Thursday, 22 March 2018
Solider Obscura written by Tim Foley and directed by Scott Handcock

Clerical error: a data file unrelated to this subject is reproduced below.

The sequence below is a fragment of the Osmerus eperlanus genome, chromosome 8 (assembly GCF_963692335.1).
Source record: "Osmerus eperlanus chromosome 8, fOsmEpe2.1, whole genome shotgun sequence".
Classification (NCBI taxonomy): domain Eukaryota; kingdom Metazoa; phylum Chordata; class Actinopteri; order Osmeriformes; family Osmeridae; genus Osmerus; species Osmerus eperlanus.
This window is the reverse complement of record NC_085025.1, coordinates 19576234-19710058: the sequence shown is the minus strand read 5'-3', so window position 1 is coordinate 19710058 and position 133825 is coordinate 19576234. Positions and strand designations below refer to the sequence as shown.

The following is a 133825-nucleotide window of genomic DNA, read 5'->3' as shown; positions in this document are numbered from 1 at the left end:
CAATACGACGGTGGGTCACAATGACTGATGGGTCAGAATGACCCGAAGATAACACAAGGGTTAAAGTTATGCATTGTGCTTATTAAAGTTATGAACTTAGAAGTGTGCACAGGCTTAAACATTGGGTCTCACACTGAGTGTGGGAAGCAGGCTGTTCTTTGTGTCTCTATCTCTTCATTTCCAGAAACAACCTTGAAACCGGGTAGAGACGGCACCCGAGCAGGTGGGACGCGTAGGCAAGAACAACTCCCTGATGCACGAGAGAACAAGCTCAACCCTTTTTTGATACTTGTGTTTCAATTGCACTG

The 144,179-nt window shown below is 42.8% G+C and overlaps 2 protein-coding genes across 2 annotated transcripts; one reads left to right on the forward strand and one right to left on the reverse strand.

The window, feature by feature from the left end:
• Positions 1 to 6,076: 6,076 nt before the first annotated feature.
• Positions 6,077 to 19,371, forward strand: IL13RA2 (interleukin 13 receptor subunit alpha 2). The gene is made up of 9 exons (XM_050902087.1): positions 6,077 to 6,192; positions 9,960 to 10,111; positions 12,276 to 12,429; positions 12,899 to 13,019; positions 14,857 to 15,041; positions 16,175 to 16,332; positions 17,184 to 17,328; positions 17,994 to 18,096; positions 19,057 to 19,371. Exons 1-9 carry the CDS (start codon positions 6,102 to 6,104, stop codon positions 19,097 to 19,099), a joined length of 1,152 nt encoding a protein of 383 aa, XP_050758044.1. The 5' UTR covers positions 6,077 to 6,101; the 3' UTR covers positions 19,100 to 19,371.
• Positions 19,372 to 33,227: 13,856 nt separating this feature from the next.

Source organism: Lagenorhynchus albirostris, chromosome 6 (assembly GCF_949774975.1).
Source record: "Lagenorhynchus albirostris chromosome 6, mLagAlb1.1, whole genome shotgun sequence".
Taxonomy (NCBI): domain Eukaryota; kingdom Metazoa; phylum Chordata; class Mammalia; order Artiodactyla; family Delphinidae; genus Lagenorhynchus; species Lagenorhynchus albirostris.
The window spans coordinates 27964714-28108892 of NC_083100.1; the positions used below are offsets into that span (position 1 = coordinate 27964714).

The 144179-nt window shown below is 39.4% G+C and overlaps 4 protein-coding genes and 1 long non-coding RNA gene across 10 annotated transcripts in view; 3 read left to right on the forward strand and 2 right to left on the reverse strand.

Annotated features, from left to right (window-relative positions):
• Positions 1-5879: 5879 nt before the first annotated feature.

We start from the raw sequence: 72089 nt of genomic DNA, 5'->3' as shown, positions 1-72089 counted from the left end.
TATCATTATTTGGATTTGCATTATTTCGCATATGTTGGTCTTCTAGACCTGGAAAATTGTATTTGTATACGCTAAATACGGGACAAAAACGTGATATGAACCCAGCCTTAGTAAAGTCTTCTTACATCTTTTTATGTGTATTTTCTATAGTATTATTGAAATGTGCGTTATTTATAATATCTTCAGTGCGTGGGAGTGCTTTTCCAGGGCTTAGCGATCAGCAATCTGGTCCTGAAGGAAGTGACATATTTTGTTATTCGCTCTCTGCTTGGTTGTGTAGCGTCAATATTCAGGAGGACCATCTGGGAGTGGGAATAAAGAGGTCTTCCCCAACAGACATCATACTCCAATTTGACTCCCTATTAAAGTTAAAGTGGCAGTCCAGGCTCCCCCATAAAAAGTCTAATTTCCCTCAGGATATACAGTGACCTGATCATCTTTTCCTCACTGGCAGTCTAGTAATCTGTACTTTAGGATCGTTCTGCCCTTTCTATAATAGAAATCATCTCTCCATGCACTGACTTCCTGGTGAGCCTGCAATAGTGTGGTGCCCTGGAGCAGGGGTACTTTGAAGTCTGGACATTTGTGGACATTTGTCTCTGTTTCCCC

Born Again Brax: ‘Do you know how many battles I’ve fought? How many plans I’ve made? How many deaths I’ve caused? Next to me Ace you seem ever so small!’ I loved the moment where Brax snaps at her and says she has been coasting her way through this mission with little but wisecracks. He’s far less enamoured with her sarcasm than the Doctor is and he is isn’t afraid to let her know. Brax is pretty much always wonderful but when he is addressing my own personal issues with a long overused character, I’m simply delighted with him. He’s not sure he can trust her with top secret information about the weapon and he asks that she trusts him to guard that knowledge. There’s an element of danger to Ace working with Brax because we have seen him do terrible things in the past to people that he professed to care about. Where does that leave someone like Ace when the stakes are this high? Ace can’t imagine Brax with a gun, it just doesn’t seem subtle enough. Danna taught Braxiatel everything he knows, including how to exploit a dangerous situation to his advantage. Given his Machiavellian machinations in the Bernice and Gallifrey ranges, from heartless to downright psychotic she certainly taught him well. Why is everybody so suspicious of him all of a sudden? Even he is paranoid that Danna has betrayed him when she fails to shoot a Dalek at close range. The truth he isn’t prepared to admit is that his mentor has gotten old and lost her edge. I fucking love Brax when he is put on the spot and has to improvise and I was creasing up when he was trying to convince the Daleks that Ace was the secret weapon (Armed Computer Entity). When they suggest he is lying to them he is affronted at the very idea that such a thing is possible. When Danna speaks to Brax after her murder it is unclear whether it is a manifestation of his guilt or the effect of the temporal energies in the Obscura.